Over the past 15 years I’ve worked with UNICEF in some of the world’s biggest emergencies. But the spiralling famine in South Sudan is unlike anything I’ve ever seen.

It’s hard to overstate just how devastated this country is. Brutal conflict, extreme weather and economic crisis have ripped through South Sudan. As ever, kids are suffering most.

Famine has been declared in one state, Unity State, but other places in the country will be just a step away if we don’t dramatically scale up our response.

Famine is not a term that UNICEF takes lightly and it’s not every day that it is announced. When it is, it means that people are already dying of hunger. This is a man-made catastrophe that has left 100,000 people facing starvation in parts of South Sudan, including 20,000 children.
“These are all crazy numbers but each wears the face of a person trying to make a go of it.”
I cannot overstate the incredible strength and fortitude shown by everyday South Sudanese in horrendous circumstances. Indeed, far from being victims, the people of South Sudan have done absolutely everything to avoid catastrophe, and to protect their children. But they have exhausted their options. And they need help in navigating this hellish crisis.

We’ve seen homes burnt to the ground and families fleeing over hundreds of kilometres just for clean water, food and safety. Children have no choice but to eat ‘famine foods’ like grass and water lilies to try and survive. There is barely a village I have visited where someone does not have a ghastly story to tell; one of violence, often rape, losing their home, escaping, and a relentless fight for survival.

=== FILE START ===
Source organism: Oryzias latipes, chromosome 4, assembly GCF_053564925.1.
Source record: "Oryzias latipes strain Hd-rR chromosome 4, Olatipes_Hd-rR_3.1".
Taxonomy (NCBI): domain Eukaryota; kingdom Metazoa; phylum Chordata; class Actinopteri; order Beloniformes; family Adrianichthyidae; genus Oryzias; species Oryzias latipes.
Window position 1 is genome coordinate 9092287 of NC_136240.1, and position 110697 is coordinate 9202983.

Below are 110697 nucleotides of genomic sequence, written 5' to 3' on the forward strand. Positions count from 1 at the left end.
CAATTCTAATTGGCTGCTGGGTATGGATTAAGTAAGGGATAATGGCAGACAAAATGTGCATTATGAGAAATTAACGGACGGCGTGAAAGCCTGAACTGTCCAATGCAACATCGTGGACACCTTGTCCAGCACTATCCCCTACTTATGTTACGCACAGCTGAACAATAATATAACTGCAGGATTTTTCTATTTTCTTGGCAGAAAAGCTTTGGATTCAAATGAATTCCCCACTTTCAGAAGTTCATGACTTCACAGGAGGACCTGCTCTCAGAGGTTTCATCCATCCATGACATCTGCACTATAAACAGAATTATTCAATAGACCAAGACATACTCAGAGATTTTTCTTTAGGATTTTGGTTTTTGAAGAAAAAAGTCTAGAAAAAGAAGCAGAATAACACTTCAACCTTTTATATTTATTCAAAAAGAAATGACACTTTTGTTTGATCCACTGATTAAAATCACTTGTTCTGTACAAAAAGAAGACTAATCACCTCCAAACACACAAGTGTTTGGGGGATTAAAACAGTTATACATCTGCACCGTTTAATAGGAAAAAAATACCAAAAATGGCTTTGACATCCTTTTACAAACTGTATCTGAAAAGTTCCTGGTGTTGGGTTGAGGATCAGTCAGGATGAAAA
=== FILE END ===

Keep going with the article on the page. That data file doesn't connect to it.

“When they attacked the village I managed to run away with my children. Armed men killed people randomly. They burned down houses,” says Angelina, holding her niece as she’s fed therapeutic food during a UNICEF rapid response mission. “When I returned at night, Nyalel was in the house but her mother was gone. Because of the fighting it is difficult to find food. We are forced to eat water lilies from the swamp but the children lose weight quickly. I wish I could give my children a normal life but the war has ruined everything.” © UNICEF/UN055445/Modola

The people of South Sudan are heavily reliant upon two things: their own incredible instinct for survival, and UNICEF. So whether it is the water we provide around the country, the hundreds of thousands we reach with nutrition or the millions we are targeting for a classroom, UNICEF’s presence means life and a ray of hope.

Despite catastrophe, there is hope

I grew up in a country that oozed opportunity. Australia taught me that everyone deserves a fair chance; and then my experience with UNICEF and the children we serve showed me that when people are given an opportunity – be it education, decent health care, protection – they tend to do amazing things.
In Somalia, another country where poor rains and food shortages risk children’s lives, James listens to a nutrition officer as he screens a young boy for malnutrition. © UNICEF/UN058958/Knowles-Coursin

There are three reasons I think Australians should put their trust in UNICEF in South Sudan.

First, because we have incredibly brave and committed staff in the country. They live in often awful conditions (and certainly dangerous ones) but do so because they see the impact their work makes.

Second, because beyond being brave, our staff are trained and damn good at what they do.

And third, because with funds from everyday Australians, we directly reach kids and their mothers
“I have no interest in band aid solutions, so I’ve committed a lot to UNICEF because I have seen the genuine, long-term difference the organisation can make.”